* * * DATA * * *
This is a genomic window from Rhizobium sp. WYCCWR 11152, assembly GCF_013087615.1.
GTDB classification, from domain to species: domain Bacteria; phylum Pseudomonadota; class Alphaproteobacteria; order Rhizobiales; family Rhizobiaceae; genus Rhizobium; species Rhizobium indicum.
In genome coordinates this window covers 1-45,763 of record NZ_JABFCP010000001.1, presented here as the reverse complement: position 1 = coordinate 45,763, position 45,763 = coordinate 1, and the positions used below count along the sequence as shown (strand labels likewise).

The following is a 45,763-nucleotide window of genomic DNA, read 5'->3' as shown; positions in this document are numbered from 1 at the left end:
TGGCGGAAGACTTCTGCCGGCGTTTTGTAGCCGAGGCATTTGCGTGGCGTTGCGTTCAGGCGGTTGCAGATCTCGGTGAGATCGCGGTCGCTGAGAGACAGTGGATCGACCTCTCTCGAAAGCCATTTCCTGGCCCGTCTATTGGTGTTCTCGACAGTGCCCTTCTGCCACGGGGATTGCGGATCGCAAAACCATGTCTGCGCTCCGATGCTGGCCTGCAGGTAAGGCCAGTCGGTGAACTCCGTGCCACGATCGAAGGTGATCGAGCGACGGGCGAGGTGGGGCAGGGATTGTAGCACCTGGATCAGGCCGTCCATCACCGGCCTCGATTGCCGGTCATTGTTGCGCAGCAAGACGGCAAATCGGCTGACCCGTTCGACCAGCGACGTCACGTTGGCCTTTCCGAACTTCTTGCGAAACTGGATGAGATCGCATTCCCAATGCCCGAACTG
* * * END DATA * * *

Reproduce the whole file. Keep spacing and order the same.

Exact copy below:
This is a genomic window from Rhizobium sp. WYCCWR 11152, assembly GCF_013087615.1.
GTDB classification, from domain to species: domain Bacteria; phylum Pseudomonadota; class Alphaproteobacteria; order Rhizobiales; family Rhizobiaceae; genus Rhizobium; species Rhizobium indicum.
In genome coordinates this window covers 1-45,763 of record NZ_JABFCP010000001.1, presented here as the reverse complement: position 1 = coordinate 45,763, position 45,763 = coordinate 1, and the positions used below count along the sequence as shown (strand labels likewise).

The following is a 45,763-nucleotide window of genomic DNA, read 5'->3' as shown; positions in this document are numbered from 1 at the left end:
TGGCGGAAGACTTCTGCCGGCGTTTTGTAGCCGAGGCATTTGCGTGGCGTTGCGTTCAGGCGGTTGCAGATCTCGGTGAGATCGCGGTCGCTGAGAGACAGTGGATCGACCTCTCTCGAAAGCCATTTCCTGGCCCGTCTATTGGTGTTCTCGACAGTGCCCTTCTGCCACGGGGATTGCGGATCGCAAAACCATGTCTGCGCTCCGATGCTGGCCTGCAGGTAAGGCCAGTCGGTGAACTCCGTGCCACGATCGAAGGTGATCGAGCGACGGGCGAGGTGGGGCAGGGATTGTAGCACCTGGATCAGGCCGTCCATCACCGGCCTCGATTGCCGGTCATTGTTGCGCAGCAAGACGGCAAATCGGCTGACCCGTTCGACCAGCGACGTCACGTTGGCCTTTCCGAACTTCTTGCGAAACTGGATGAGATCGCATTCCCAATGCCCGAACTG